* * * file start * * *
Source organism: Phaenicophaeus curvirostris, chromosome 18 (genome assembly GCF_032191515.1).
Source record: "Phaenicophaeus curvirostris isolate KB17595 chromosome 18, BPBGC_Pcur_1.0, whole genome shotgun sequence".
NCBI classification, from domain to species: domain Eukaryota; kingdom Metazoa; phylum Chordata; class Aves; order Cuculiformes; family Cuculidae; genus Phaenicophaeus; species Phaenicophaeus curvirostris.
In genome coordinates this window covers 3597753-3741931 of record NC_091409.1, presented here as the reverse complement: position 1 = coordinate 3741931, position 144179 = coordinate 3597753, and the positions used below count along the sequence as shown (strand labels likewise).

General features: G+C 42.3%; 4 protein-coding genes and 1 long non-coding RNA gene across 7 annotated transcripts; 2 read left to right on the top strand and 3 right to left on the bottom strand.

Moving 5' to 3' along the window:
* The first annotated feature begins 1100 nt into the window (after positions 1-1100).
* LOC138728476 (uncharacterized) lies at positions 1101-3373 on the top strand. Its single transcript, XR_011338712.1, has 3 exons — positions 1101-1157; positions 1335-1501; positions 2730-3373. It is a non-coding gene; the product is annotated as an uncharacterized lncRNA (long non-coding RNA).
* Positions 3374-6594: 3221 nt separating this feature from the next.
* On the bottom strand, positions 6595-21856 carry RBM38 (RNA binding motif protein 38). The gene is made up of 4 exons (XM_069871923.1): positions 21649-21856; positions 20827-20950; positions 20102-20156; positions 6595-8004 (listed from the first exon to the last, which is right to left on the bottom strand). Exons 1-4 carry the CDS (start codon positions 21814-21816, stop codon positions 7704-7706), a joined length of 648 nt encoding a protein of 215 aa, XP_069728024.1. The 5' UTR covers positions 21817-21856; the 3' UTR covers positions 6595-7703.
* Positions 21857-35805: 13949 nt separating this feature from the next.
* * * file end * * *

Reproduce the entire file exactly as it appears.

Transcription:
Source organism: Phaenicophaeus curvirostris, chromosome 18 (genome assembly GCF_032191515.1).
Source record: "Phaenicophaeus curvirostris isolate KB17595 chromosome 18, BPBGC_Pcur_1.0, whole genome shotgun sequence".
NCBI classification, from domain to species: domain Eukaryota; kingdom Metazoa; phylum Chordata; class Aves; order Cuculiformes; family Cuculidae; genus Phaenicophaeus; species Phaenicophaeus curvirostris.
In genome coordinates this window covers 3597753-3741931 of record NC_091409.1, presented here as the reverse complement: position 1 = coordinate 3741931, position 144179 = coordinate 3597753, and the positions used below count along the sequence as shown (strand labels likewise).

General features: G+C 42.3%; 4 protein-coding genes and 1 long non-coding RNA gene across 7 annotated transcripts; 2 read left to right on the top strand and 3 right to left on the bottom strand.

Moving 5' to 3' along the window:
* The first annotated feature begins 1100 nt into the window (after positions 1-1100).
* LOC138728476 (uncharacterized) lies at positions 1101-3373 on the top strand. Its single transcript, XR_011338712.1, has 3 exons — positions 1101-1157; positions 1335-1501; positions 2730-3373. It is a non-coding gene; the product is annotated as an uncharacterized lncRNA (long non-coding RNA).
* Positions 3374-6594: 3221 nt separating this feature from the next.
* On the bottom strand, positions 6595-21856 carry RBM38 (RNA binding motif protein 38). The gene is made up of 4 exons (XM_069871923.1): positions 21649-21856; positions 20827-20950; positions 20102-20156; positions 6595-8004 (listed from the first exon to the last, which is right to left on the bottom strand). Exons 1-4 carry the CDS (start codon positions 21814-21816, stop codon positions 7704-7706), a joined length of 648 nt encoding a protein of 215 aa, XP_069728024.1. The 5' UTR covers positions 21817-21856; the 3' UTR covers positions 6595-7703.
* Positions 21857-35805: 13949 nt separating this feature from the next.